If you had to choose between a meaningful life or a happy life, which would you rather have? Probably you would want both, but researchers from the universities of Stanford, Minnesota and Florida State found that although happiness and meaningfulness greatly overlap, there are also distinct differences. One can have an unhappy but meaningful life, full of struggles and challenges. And the opposite is also true: one can have a happy, yet totally superficial life without much meaning in it.
In the study the psychologists asked 400 subjects to fill out a questionnaire on happiness and meaningfulness. The scientists found that happiness was often related to taking, whereas meaning was strongly tied to giving. They also discovered that being in the moment and focusing on the here and now generated happiness. Alternatively, thinking of the past and the future decreased happiness since it tends to make people feel stressed and worried, but it also increased meaningfulness because “recognizing links from the present to past and future would be helpful for success at meaningful enterprises, including education, career, and long-lasting intimate relationships,” the scientists wrote.
Another difference between happiness and meaning had to do with relationships, especially the nature of the relationship. It was generally found that having a social network contributes both to happiness and meaningfulness, but where spending time with loved ones scored high on meaning and lower on happiness, spending time with friends had the opposite result: a lower sense of meaning but plenty of happiness. The scientists think this has to do with the fact that in our relationship with our family members we more often face challenges and deal with problems, whereas with friends we’re not so deeply involved and are just out to have a good time.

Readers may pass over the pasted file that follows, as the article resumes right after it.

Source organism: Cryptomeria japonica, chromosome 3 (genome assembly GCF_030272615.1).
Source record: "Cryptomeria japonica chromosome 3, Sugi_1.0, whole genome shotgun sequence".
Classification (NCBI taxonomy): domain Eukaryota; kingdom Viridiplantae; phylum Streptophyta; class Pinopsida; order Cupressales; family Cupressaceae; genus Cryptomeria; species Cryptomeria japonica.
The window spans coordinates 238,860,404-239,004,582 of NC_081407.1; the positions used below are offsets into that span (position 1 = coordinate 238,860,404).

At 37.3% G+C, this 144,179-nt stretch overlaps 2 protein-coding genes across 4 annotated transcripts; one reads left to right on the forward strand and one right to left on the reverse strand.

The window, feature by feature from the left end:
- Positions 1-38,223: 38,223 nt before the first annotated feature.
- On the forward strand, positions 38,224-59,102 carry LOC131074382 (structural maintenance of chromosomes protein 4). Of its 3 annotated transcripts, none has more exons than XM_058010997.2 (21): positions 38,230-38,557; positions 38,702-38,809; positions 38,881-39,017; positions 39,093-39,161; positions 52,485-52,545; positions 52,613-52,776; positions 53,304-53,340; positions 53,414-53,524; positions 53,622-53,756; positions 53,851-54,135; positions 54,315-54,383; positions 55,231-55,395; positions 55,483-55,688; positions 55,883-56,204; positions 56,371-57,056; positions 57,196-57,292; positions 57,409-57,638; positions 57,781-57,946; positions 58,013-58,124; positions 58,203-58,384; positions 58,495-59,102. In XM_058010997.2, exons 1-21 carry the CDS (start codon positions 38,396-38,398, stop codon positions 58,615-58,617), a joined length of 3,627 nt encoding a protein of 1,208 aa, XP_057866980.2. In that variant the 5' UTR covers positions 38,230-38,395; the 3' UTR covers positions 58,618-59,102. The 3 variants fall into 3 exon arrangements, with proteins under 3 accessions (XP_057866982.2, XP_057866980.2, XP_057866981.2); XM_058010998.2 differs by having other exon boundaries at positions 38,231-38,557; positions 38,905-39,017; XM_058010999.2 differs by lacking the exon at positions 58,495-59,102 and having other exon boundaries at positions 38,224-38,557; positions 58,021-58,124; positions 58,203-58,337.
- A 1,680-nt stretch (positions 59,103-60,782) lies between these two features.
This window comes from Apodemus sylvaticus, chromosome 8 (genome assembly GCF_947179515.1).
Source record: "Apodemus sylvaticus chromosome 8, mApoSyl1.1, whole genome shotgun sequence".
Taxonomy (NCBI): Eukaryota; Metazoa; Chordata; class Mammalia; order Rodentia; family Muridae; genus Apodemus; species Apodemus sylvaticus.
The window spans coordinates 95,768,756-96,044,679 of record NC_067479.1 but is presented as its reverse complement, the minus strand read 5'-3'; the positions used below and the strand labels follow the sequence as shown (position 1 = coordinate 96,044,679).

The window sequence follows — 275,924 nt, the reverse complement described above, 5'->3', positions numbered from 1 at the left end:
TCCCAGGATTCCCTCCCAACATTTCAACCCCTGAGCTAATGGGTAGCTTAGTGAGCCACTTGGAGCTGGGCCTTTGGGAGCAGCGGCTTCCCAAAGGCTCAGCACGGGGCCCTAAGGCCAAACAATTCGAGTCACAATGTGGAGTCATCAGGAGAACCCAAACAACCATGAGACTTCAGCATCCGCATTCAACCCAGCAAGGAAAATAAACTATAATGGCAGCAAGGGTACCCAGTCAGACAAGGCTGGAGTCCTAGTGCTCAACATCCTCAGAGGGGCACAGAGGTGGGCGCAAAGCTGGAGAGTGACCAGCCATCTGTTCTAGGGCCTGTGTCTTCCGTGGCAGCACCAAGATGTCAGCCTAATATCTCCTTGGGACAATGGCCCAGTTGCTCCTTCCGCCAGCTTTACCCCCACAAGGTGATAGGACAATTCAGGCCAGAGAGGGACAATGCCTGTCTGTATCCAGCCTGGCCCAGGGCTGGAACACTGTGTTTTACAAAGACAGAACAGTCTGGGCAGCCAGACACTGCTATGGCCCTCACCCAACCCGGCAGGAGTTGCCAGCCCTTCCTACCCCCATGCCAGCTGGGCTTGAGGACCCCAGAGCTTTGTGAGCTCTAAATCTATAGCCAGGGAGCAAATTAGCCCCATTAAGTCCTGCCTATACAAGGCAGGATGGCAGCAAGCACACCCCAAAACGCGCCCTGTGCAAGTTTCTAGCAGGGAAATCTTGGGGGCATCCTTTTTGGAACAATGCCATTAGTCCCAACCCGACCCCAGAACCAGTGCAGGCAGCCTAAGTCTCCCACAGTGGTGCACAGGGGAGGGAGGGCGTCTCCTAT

Another interesting find in the study was that people will often sacrifice happiness for meaning. Occupations such as nursing, social work or activism tend to score high on meaningfulness but low on happiness. Still, they attract many people who value meaning more than just feeling good.
This finding also solves the famous ‘parenthood paradox’ or why people want to have children, even though being a parent has been shown to bring in more life-stress and reduce happiness. The answer is that people don’t become parents because they are seeking happiness, but because they seek meaning.
The psychologists conclude that meaningfulness is often overlooked, but should not be underestimated as a very powerful driver of human behavior. And it is just as important in life as happiness. “People have strong inner desires that shape their lives with purpose and focus – qualities that ultimately make for a uniquely human experience,” said psychologist Jennifer Aaker, one of the contributors to the study. Happiness alone, in the sense of pleasure seeking or sense gratification, is not enough for a truly fulfilling life.
On the contrary, another study by Aaker showed that in order to be really happy it’s better to focus on meaning than on happiness. In the study subjects were divided into two groups. The first group was asked to create happiness in the next 24 hours, whereas the second group was asked to create meaningfulness. After 24 hours the subjects in the second group were significantly happier than those who had just tried to create happiness. So while you can create happiness by focusing on meaning, the opposite does not hold true. Merely focusing on making yourself happy does not add meaning to life.
Ultimately a life that is both happy and meaningful would be the ideal. But sometimes it is more meaningful (!) to sacrifice a little outer happiness for some unseen inner meaning. Meaning creates depth and richness to our life. Happiness is the icing on the cake.